For over 150 years the function of a zebra’s stripes has intrigued scientists, with a number of proposed theories including avoiding predators, better heat regulation and a social function, yet there is still no agreement between scientists.
Now a new study by the University of Bristol, published in the journal Plos One, has provided additional support to the one theory that zebras’ stripes act as a deterrent towards flies and other blood-sucking parasites, which confuses and discourages them from landing and taking a bite.
Researchers from the University of Bristol and UC Davis, USA, spent time on a horse farm in Britain where they investigated the behaviors of tabanid horse flies around captive plains zebras and uniformly colored domestic horses using video analysis techniques.
They discovered that the stripes don’t deter horse flies from a distance, with both zebras and domestic horses experiencing the same rate of circling from the flies. However, video analyses revealed differences in approach speed, with horse flies failing to slow down on approach to zebras, which is essential for a successful landing.
Professor Tim Caro, Honorary Research Fellow from the University of Bristol’s School of Biological Sciences, said: “Horse flies just seem to fly over zebra stripes or bump into them, but this didn’t happen with horses. Consequently, far fewer successful landings were experienced by zebras compared to horses.”
Dr Martin How, Royal Society University Research Fellow in the School of Biological Sciences, added: “This reduced ability to land on the zebra’s coat may be due to stripes disrupting the visual system of the horse flies during their final moments of approach.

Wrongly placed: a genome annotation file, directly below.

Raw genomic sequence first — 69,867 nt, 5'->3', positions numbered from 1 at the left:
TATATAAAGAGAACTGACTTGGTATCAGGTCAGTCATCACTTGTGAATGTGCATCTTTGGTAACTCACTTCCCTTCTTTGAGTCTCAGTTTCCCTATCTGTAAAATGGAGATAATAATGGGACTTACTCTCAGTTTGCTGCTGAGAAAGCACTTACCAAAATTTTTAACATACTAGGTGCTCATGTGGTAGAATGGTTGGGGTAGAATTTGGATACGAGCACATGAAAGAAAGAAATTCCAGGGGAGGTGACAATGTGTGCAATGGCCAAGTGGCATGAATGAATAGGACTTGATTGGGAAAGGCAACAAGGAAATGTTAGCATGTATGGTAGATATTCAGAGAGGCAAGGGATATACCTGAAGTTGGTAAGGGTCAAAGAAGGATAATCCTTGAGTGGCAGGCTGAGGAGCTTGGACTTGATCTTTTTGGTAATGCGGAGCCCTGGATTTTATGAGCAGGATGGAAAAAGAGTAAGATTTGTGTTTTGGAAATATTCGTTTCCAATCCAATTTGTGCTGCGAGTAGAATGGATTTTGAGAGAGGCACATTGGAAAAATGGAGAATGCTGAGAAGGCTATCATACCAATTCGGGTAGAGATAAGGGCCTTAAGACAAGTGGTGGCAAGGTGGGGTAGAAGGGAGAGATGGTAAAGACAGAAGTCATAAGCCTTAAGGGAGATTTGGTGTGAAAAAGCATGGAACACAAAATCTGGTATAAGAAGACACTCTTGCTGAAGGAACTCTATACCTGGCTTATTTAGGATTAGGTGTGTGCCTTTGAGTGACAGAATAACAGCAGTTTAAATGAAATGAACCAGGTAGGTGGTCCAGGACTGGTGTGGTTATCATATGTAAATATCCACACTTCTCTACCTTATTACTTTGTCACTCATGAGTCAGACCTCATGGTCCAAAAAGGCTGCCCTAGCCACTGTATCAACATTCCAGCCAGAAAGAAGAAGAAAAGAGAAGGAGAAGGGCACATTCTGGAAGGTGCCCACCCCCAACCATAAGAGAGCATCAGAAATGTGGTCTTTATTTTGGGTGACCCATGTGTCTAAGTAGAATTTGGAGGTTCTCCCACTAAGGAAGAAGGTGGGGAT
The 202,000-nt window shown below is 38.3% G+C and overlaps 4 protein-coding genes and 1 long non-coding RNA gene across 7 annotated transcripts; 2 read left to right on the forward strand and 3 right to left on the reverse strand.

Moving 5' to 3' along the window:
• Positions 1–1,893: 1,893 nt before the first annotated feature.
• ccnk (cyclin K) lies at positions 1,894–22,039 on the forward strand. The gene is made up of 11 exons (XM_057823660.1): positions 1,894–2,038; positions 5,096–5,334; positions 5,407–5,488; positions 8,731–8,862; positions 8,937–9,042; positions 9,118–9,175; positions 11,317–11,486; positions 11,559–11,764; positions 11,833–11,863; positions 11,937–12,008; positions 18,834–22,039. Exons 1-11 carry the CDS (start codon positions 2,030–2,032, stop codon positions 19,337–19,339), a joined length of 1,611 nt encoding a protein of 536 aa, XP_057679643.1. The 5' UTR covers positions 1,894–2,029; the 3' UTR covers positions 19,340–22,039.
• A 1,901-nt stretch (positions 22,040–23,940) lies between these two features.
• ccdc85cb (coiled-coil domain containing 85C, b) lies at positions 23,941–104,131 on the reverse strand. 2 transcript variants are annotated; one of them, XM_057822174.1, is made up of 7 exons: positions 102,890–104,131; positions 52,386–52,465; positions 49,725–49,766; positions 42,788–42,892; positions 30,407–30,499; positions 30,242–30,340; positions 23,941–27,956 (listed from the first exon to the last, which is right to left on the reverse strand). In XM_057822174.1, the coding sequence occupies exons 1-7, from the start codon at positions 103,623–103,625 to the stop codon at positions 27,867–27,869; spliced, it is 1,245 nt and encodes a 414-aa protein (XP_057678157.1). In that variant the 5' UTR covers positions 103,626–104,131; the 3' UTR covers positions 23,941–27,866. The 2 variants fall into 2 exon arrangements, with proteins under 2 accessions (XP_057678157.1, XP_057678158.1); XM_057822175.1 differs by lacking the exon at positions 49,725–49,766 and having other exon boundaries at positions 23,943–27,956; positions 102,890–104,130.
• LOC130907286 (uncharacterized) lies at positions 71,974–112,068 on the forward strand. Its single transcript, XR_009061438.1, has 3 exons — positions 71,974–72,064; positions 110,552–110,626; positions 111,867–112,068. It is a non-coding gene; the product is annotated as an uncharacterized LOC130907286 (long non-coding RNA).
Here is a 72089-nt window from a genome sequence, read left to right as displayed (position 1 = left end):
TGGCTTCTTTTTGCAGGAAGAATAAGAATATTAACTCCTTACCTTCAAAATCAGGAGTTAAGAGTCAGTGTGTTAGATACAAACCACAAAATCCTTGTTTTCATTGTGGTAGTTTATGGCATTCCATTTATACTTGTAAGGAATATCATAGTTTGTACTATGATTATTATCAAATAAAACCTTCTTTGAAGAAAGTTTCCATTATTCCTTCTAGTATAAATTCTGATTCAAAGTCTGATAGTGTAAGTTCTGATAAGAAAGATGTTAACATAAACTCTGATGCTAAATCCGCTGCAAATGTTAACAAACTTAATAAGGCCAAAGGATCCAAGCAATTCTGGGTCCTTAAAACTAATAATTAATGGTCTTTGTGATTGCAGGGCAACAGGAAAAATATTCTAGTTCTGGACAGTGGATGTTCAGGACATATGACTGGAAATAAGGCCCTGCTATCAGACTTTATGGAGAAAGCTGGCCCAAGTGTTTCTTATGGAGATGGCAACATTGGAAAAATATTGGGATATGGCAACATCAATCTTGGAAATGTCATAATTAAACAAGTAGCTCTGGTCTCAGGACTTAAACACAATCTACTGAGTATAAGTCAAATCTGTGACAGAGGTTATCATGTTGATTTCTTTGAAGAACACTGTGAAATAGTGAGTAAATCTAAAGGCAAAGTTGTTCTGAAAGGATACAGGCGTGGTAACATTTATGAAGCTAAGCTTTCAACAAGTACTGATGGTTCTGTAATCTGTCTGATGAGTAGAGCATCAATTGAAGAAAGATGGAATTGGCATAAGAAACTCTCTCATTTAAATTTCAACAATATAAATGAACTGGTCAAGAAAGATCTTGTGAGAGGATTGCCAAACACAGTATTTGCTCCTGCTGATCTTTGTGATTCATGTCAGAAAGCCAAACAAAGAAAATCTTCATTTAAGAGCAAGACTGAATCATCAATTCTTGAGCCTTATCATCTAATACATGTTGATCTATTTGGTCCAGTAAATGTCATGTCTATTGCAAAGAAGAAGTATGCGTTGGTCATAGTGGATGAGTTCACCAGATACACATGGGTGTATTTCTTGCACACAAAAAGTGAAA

“Stripes may dazzle flies in some way once they are close enough to see them with their low-resolution eyes.”
To make sure that the effect was not caused by the difference in smell between zebras and horses, the scientists placed different colored cloth coats – black, white or zebra striped – over the horses to observe horse fly behavior. Just as before, when horses wore coats with striped patterns, they experienced fewer horse fly landings compared to when they wore single-color coats.
The research also directly observed zebra and horse behaviour in response to biting flies. Zebras exhibited preventative behaviour, such as running away and tail swishing at a far higher rate than horses. Consequently, any horse flies that did successfully land on zebras spent less time there compared to those landing on horses, with few staying long enough to probe for a blood meal.
In Africa, horse flies carry dangerous debilitating diseases such as trypanosomiasis and African horse sickness which cause wasting and often death. Therefore, it is unsurprising that zebras utilize both behavioral defenses and morphological striping to avoid horse flies.
The scientists did acknowledge that the latest experiment was carried out in Somerset rather than around the biting flies of Africa, and other limitations included that the path of the flies could only be seen in two dimensions from video recordings and that the horse coats were made of different materials.
However this research provides new evidence for the theory that zebras evolved dichromatic striped coats to evade biting flies and has considerable implications for the horse industry.